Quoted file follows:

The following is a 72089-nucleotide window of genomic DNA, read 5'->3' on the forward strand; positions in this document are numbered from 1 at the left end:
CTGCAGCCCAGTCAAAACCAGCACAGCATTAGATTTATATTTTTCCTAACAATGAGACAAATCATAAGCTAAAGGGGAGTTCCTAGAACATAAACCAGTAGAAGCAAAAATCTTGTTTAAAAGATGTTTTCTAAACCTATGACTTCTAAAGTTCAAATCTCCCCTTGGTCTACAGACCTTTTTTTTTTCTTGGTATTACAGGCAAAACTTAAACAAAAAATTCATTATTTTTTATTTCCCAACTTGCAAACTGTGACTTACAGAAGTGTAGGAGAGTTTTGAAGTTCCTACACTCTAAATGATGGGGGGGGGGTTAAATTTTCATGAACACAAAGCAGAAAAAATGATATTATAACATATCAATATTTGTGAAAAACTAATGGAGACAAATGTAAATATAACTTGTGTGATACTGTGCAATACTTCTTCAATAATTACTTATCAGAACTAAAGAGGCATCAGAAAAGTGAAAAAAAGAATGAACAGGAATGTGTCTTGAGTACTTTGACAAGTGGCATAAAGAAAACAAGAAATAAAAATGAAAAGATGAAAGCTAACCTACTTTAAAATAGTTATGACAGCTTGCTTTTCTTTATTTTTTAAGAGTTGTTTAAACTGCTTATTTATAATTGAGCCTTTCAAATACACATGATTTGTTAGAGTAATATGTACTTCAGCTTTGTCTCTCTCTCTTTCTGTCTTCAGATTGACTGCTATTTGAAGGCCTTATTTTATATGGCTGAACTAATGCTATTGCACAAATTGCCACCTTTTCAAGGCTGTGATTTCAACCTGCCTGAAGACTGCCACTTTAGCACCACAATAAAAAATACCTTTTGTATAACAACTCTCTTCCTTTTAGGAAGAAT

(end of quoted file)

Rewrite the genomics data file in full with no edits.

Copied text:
The following is a 72089-nucleotide window of genomic DNA, read 5'->3' on the forward strand; positions in this document are numbered from 1 at the left end:
CTGCAGCCCAGTCAAAACCAGCACAGCATTAGATTTATATTTTTCCTAACAATGAGACAAATCATAAGCTAAAGGGGAGTTCCTAGAACATAAACCAGTAGAAGCAAAAATCTTGTTTAAAAGATGTTTTCTAAACCTATGACTTCTAAAGTTCAAATCTCCCCTTGGTCTACAGACCTTTTTTTTTTCTTGGTATTACAGGCAAAACTTAAACAAAAAATTCATTATTTTTTATTTCCCAACTTGCAAACTGTGACTTACAGAAGTGTAGGAGAGTTTTGAAGTTCCTACACTCTAAATGATGGGGGGGGGGTTAAATTTTCATGAACACAAAGCAGAAAAAATGATATTATAACATATCAATATTTGTGAAAAACTAATGGAGACAAATGTAAATATAACTTGTGTGATACTGTGCAATACTTCTTCAATAATTACTTATCAGAACTAAAGAGGCATCAGAAAAGTGAAAAAAAGAATGAACAGGAATGTGTCTTGAGTACTTTGACAAGTGGCATAAAGAAAACAAGAAATAAAAATGAAAAGATGAAAGCTAACCTACTTTAAAATAGTTATGACAGCTTGCTTTTCTTTATTTTTTAAGAGTTGTTTAAACTGCTTATTTATAATTGAGCCTTTCAAATACACATGATTTGTTAGAGTAATATGTACTTCAGCTTTGTCTCTCTCTCTTTCTGTCTTCAGATTGACTGCTATTTGAAGGCCTTATTTTATATGGCTGAACTAATGCTATTGCACAAATTGCCACCTTTTCAAGGCTGTGATTTCAACCTGCCTGAAGACTGCCACTTTAGCACCACAATAAAAAATACCTTTTGTATAACAACTCTCTTCCTTTTAGGAAGAAT